They say that the eyes are the windows to your soul. And while this may simply serve as an ancient proverb – it holds so much truth.
For example, think about the last time you had an eye exam. While you were patiently waiting to see the optometrist – the receptionist made you fill out paperwork that asked you questions like “Does your family have a history of high blood pressure?” or “Does diabetes run in your family?”
While these may seem like they have nothing to do with your eye exam, you’d be surprised how related they are to poor vision.
Even if you don’t wear glasses, we wanted to bring you the facts as to why eye exams are going to be beneficial to you. Let’s talk.
Why Eye Exams Are Beneficial For Everyone (Including You)
We know, we know. If it’s not broken, don’t fix it, right? But unfortunately, a lot of people aren’t aware that eye exams can help detect underlying health issues they wouldn’t normally worry about.
But My Vision Is Fine. Do I Really Need An Exam?
If you have children, you were probably told to take them to get a comprehensive eye exam prior to starting school. Even if your child doesn’t seem to struggle with poor vision, an early exam will help detect if they’re going to need glasses in the future.
It is recommended that these eye eams ware performed on a frequent basis in order for the patient to be able to later determine when they’re vision isn’t where it should be.
Okay, So How Often Should I Go?
Even if there is nothing wrong with your vision, here is a general guideline on how often you should go in for eye exams:
- 20 to 39: Every 5 years
- 40 to 54: Every 2 to 4 years
- 55 to 64: Every 1 to 3 years
- 65 and older: Every 1 to 2 years
If you are currently using eyeglasses, you definitely want to make this visit a bit more frequent. Because prescription glasses are made to improve vision, eye exams should be scheduled more often in order to adjust your prescription accordingly.
Also, for children under the age of 3 who are currently battling issues such as cross-eyes or a lazy eye – a pediatrician would recommend that an eye-doctor subscribe prescription glasses to your little one.
It’s highly recommended that children with high-risk levels see a doctor when they reach 6 months of age. These high-risks include but are not excluded to:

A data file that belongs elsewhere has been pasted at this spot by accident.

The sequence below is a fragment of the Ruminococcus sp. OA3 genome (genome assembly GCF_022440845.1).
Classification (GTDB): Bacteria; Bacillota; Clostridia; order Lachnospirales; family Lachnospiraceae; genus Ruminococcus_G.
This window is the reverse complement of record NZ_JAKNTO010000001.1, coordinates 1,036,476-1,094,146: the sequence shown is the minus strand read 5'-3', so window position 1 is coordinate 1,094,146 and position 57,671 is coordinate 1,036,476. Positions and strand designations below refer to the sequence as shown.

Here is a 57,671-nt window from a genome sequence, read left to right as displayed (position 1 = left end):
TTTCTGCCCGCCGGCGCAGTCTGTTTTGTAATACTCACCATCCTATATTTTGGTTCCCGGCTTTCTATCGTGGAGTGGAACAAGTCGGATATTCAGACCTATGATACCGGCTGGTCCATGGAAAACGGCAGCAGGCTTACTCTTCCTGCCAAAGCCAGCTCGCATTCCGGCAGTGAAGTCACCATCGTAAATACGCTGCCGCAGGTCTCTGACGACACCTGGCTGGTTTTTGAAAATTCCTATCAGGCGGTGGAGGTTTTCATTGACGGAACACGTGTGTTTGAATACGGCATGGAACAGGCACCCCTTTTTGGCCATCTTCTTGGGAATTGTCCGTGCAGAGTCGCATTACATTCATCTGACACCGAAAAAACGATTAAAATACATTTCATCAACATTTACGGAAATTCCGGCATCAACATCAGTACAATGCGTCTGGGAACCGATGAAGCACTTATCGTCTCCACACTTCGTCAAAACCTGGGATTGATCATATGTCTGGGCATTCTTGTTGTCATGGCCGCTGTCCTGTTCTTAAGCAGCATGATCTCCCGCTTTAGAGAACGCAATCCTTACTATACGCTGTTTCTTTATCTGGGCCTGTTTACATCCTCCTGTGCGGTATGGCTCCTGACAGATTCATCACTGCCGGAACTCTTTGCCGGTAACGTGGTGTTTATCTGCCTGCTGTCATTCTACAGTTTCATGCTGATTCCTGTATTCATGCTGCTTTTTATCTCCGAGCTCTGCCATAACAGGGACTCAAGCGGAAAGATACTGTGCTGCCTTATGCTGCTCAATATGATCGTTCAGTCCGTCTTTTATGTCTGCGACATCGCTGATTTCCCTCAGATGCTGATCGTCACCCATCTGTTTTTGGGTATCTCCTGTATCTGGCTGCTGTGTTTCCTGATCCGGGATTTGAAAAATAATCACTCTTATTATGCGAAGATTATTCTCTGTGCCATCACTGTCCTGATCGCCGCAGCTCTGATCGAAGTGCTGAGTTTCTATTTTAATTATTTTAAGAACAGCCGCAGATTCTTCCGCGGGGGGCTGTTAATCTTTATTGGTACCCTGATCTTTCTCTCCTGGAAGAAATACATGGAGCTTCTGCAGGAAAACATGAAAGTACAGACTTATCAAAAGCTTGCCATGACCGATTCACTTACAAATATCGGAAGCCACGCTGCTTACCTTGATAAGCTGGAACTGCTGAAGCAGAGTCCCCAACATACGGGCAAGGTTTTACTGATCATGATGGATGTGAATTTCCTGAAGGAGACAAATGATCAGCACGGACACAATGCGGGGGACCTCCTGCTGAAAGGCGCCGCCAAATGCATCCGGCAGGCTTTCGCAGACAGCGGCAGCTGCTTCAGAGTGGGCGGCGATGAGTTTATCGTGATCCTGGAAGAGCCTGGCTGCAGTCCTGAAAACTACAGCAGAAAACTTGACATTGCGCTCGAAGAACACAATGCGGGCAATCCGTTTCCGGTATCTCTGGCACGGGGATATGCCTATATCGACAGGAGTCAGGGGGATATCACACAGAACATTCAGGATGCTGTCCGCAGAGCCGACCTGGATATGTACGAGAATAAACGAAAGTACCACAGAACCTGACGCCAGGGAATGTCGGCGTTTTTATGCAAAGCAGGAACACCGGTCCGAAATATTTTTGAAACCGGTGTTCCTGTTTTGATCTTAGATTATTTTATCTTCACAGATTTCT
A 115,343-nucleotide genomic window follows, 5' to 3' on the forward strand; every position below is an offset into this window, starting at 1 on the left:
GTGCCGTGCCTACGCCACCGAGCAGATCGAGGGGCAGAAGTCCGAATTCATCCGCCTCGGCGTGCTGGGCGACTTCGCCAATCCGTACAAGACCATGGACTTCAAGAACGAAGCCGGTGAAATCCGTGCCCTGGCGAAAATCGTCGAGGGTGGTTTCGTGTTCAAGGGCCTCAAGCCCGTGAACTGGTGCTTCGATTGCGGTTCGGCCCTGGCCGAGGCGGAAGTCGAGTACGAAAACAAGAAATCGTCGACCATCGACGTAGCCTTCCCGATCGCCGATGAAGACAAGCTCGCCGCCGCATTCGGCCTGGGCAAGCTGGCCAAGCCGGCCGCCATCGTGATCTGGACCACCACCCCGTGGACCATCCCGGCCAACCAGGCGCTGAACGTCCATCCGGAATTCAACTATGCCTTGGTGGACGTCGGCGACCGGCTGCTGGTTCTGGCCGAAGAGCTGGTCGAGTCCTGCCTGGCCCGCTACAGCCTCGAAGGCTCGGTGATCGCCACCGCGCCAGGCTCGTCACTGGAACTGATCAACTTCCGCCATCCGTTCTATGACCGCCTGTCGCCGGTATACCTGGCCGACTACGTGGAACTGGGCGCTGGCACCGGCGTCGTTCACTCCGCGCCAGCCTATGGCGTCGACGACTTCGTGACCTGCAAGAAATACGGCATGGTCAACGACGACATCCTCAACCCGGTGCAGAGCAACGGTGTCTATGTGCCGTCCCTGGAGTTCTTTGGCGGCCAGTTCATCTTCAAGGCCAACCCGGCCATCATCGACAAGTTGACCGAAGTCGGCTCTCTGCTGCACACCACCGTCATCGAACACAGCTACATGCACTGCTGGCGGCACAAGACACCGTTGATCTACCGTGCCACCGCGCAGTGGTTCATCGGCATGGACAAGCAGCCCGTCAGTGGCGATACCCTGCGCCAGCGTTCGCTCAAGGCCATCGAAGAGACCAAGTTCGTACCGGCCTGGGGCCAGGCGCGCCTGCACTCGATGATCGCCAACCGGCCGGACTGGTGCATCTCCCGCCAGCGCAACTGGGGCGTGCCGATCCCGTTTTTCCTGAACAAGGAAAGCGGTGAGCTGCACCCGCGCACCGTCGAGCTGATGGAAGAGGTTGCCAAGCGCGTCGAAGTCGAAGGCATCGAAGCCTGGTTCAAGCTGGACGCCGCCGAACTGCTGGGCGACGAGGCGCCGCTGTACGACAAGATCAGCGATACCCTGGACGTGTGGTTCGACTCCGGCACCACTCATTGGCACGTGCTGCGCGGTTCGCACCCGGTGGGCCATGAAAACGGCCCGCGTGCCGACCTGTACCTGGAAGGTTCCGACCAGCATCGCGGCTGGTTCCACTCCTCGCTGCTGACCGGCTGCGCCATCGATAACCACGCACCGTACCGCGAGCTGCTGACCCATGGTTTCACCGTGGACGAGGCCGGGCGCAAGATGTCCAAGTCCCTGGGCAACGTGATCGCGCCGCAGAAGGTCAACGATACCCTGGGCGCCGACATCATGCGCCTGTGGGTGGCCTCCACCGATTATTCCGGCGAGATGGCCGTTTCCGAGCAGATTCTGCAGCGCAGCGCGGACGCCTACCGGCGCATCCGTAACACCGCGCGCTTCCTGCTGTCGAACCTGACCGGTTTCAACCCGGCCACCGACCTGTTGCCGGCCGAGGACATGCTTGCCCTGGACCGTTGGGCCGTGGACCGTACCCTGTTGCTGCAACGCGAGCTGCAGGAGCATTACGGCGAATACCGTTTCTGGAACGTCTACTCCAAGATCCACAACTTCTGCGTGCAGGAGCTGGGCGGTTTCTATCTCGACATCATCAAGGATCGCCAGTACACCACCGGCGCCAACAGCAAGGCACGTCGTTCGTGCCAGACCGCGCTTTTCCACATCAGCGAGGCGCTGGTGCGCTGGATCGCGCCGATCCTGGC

- If your family history of premature birth or low birth weight
- Mothers battling infections during pregnancy such as rubella, venereal disease, herpes, AIDS)
- Developmental delays
- Turned or crossed eyes (strabismus)
- Family history of eye disease
- High refractive error or anisometropia
- Other physical illness or disease
What Is Usually Included In A Comprehensive Eye Exam?
So you might be wondering, “What’s included in one of these eye exams?”
Besides asking you to read the tiny letters on the screen – eye doctors perform a variety of test to ensure that your eye health is in the best of health.
The first step an optometrist is generally going to take is asking the patient about their medical history. Because often times poor vision can be a result of hereditary diabetes or hypertension, an optometrist will ask the necessary questions in order to get to the root of the issue.
After they’ve gone through the series of questions- then comes the fun part. The actual eye exam! Here is where the optometrist is able to determine the strength of your vision by performing a variety of tests.
Now it’s time to get a little deeper. When the eye professional is through with the vision portion, he/she then moves towards the functionality portion. Here, your doctor measures the retina, eye muscle motions, and eye mobility.
Remember when the eye doctor used to flash a bright light in your eye while asking you to look at the top left corner of the room? Yep, that’s included in an eye exam. Here, the medical professional examines your pupil as well as your retina to ensure that everything is working the way it should.
Alas, when it’s all said and done, the optometrist will let you know what they found. If your condition needs to be escalated, they will refer you to an ophthalmologist.
Would I Need An Ophthalmologist Or Optometrist?
Medical jargon can get confusing especially when you’re referring to a place you haven’t visited in years.
According to Dictionary.com, an optometrist is going to be your regular eye doctor. This medical professional is able to detect diseases and prescribe patient’s the prescription they need.
And ophthalmologist, on the other hand, is going to be a medical professional that specializes in invasive surgeries. So patients dealing with difficulties such as cataracts are going to be directed towards an ophthalmologist in order to get their issues resolved.
How Much Am I Expected To Pay?
Of course, each office is going to be different. But generally, an eye exam is going to cost you anywhere from $50-$250 depending on your insurance.
Also, be sure to ask your eye care professional if there will be a difference in exam costs between contact lenses and routine eyeglass exams.
Ready To Schedule Your Eye Exam? Contact Us!
As you can see, everyone should get their eye exams scheduled at least two times a year. And because of today’s frequent use of technology – eye straining is one of the leading causes of vision complications.
Fortunately, we have plenty of locations around Colorado where you can come and schedule a visit. And because of our high ratings, we are confident that we will get you the help you need when it comes to eye care.